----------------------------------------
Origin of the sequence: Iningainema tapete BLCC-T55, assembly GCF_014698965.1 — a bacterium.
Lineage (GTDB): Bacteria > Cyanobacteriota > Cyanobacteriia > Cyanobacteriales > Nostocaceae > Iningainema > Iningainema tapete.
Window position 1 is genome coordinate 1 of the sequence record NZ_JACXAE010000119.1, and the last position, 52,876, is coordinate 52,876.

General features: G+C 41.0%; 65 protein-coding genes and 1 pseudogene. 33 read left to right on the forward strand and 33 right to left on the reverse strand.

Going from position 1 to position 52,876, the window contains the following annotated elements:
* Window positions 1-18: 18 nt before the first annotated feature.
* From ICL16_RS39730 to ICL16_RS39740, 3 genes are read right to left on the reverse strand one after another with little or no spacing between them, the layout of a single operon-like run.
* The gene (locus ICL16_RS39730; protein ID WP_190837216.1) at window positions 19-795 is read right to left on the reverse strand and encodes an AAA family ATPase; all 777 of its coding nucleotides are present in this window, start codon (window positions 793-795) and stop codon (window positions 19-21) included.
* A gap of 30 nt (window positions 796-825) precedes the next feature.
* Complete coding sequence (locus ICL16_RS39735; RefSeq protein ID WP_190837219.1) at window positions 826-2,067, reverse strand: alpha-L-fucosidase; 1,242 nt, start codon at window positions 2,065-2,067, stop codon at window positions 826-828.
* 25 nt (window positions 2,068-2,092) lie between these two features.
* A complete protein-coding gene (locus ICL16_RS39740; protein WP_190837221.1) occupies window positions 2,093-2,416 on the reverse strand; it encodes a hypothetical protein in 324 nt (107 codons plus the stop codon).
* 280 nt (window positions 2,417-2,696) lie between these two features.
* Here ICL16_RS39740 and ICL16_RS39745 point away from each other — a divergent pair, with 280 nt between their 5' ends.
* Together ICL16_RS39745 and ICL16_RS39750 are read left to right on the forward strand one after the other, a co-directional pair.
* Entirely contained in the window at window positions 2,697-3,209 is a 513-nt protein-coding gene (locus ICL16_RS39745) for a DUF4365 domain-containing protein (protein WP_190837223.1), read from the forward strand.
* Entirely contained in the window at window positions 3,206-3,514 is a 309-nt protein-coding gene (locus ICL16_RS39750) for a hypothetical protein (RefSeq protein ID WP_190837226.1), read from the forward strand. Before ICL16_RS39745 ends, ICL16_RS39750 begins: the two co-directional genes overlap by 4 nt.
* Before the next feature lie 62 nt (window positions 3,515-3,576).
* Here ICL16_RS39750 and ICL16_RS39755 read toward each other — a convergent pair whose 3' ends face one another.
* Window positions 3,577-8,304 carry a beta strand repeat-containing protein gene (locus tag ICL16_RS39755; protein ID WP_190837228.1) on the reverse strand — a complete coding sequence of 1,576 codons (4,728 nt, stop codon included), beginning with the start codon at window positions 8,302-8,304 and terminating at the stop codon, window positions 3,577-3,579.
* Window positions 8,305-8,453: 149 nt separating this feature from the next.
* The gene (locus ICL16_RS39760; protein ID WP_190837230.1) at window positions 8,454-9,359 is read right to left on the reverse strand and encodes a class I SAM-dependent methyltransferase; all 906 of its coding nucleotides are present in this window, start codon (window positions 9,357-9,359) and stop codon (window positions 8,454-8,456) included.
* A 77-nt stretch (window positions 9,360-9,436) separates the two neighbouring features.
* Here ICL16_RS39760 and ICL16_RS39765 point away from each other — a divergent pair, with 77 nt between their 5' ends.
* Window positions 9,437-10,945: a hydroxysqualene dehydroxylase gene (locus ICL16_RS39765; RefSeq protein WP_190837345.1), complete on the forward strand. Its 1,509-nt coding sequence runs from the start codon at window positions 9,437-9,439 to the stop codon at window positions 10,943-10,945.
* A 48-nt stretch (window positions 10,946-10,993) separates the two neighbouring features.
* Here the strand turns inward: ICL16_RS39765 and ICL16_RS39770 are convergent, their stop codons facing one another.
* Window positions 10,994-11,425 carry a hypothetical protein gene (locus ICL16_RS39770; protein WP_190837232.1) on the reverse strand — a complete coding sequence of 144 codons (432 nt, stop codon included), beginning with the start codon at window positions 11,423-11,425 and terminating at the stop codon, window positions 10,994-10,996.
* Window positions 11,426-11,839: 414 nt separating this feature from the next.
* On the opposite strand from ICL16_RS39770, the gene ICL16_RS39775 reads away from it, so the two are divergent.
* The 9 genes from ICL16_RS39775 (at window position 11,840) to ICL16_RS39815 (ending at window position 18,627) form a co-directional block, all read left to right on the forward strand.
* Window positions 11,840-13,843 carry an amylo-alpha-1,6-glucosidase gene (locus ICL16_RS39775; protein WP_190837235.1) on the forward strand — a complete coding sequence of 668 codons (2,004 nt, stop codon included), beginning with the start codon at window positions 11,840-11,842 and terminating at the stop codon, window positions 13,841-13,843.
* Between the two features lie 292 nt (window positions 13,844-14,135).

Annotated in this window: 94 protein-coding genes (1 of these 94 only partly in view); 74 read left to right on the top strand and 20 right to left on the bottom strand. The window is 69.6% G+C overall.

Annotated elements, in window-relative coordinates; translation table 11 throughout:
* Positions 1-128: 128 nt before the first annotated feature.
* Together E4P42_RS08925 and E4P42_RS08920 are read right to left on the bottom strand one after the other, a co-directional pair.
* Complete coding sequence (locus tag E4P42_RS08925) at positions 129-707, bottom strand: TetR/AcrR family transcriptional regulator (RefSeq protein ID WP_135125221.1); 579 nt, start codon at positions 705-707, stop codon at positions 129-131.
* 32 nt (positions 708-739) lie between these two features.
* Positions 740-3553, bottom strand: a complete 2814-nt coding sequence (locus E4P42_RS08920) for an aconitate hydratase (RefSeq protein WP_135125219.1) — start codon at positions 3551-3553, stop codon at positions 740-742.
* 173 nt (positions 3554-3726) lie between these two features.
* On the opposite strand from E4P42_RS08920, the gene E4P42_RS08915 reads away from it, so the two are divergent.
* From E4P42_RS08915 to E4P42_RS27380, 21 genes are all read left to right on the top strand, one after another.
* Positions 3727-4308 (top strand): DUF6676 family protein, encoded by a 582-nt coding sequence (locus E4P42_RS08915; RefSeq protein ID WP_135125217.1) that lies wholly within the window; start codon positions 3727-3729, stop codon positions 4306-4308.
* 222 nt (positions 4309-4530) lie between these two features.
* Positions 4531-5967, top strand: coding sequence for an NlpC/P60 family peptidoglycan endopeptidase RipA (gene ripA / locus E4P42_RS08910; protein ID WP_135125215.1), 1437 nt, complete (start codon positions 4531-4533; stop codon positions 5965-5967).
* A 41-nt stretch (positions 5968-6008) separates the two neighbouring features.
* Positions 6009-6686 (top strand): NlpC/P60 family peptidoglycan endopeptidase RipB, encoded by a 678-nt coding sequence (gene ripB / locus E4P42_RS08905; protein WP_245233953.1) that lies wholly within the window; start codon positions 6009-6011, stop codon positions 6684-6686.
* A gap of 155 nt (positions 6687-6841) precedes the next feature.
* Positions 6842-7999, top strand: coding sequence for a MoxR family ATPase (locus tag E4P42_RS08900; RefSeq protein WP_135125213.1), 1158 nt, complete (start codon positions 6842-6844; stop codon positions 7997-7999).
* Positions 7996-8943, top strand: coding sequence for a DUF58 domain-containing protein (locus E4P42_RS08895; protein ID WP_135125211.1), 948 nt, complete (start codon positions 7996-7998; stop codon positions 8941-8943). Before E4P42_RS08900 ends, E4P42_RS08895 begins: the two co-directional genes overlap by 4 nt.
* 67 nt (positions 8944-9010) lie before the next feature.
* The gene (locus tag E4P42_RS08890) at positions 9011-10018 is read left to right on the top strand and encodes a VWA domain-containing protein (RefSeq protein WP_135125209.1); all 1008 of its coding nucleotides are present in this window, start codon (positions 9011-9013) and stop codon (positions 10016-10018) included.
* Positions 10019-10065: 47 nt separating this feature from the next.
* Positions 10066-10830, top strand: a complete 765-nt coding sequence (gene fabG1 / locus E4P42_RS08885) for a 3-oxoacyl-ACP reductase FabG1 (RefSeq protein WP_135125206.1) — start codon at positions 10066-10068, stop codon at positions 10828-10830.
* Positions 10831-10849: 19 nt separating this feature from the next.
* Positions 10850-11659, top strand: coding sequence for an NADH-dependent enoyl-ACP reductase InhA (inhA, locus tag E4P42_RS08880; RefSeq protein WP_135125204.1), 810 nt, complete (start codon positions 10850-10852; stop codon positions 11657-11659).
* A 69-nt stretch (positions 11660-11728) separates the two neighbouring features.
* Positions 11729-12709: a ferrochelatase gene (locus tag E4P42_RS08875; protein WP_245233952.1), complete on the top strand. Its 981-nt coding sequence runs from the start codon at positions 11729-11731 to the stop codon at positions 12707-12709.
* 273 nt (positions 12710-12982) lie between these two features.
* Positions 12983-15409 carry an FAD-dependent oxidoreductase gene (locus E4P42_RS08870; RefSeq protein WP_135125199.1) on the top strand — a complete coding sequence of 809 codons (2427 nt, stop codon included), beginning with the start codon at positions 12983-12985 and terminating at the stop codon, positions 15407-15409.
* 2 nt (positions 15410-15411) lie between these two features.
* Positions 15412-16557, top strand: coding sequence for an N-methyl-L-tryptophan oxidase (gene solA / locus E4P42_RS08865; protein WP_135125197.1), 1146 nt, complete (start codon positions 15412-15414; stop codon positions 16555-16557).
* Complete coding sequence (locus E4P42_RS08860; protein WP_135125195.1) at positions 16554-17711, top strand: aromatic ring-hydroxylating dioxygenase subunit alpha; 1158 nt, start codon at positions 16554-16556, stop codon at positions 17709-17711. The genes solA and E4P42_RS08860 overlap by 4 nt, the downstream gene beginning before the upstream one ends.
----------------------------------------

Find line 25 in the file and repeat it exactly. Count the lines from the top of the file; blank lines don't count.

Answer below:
* Window positions 9,437-10,945: a hydroxysqualene dehydroxylase gene (locus ICL16_RS39765; RefSeq protein WP_190837345.1), complete on the forward strand. Its 1,509-nt coding sequence runs from the start codon at window positions 9,437-9,439 to the stop codon at window positions 10,943-10,945.